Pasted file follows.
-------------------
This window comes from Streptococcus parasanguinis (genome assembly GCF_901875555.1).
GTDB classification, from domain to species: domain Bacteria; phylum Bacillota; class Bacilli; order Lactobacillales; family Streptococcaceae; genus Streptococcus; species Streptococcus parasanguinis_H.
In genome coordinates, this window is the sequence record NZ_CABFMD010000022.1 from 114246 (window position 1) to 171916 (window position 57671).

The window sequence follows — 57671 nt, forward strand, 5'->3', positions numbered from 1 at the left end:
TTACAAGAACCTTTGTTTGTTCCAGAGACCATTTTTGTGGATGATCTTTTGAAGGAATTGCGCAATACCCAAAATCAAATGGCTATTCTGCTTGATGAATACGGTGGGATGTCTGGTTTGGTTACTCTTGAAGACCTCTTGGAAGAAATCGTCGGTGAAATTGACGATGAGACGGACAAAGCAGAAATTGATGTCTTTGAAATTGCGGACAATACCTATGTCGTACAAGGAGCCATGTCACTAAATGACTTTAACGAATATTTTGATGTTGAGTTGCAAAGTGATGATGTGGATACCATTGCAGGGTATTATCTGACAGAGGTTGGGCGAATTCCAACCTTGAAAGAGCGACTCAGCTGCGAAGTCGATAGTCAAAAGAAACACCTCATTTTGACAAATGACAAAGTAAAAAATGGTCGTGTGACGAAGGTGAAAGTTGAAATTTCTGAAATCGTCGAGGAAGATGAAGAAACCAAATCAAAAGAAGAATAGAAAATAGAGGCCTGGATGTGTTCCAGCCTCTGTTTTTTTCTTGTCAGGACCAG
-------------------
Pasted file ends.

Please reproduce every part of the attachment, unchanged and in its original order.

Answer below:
This window comes from Streptococcus parasanguinis (genome assembly GCF_901875555.1).
GTDB classification, from domain to species: domain Bacteria; phylum Bacillota; class Bacilli; order Lactobacillales; family Streptococcaceae; genus Streptococcus; species Streptococcus parasanguinis_H.
In genome coordinates, this window is the sequence record NZ_CABFMD010000022.1 from 114246 (window position 1) to 171916 (window position 57671).

The window sequence follows — 57671 nt, forward strand, 5'->3', positions numbered from 1 at the left end:
TTACAAGAACCTTTGTTTGTTCCAGAGACCATTTTTGTGGATGATCTTTTGAAGGAATTGCGCAATACCCAAAATCAAATGGCTATTCTGCTTGATGAATACGGTGGGATGTCTGGTTTGGTTACTCTTGAAGACCTCTTGGAAGAAATCGTCGGTGAAATTGACGATGAGACGGACAAAGCAGAAATTGATGTCTTTGAAATTGCGGACAATACCTATGTCGTACAAGGAGCCATGTCACTAAATGACTTTAACGAATATTTTGATGTTGAGTTGCAAAGTGATGATGTGGATACCATTGCAGGGTATTATCTGACAGAGGTTGGGCGAATTCCAACCTTGAAAGAGCGACTCAGCTGCGAAGTCGATAGTCAAAAGAAACACCTCATTTTGACAAATGACAAAGTAAAAAATGGTCGTGTGACGAAGGTGAAAGTTGAAATTTCTGAAATCGTCGAGGAAGATGAAGAAACCAAATCAAAAGAAGAATAGAAAATAGAGGCCTGGATGTGTTCCAGCCTCTGTTTTTTTCTTGTCAGGACCAG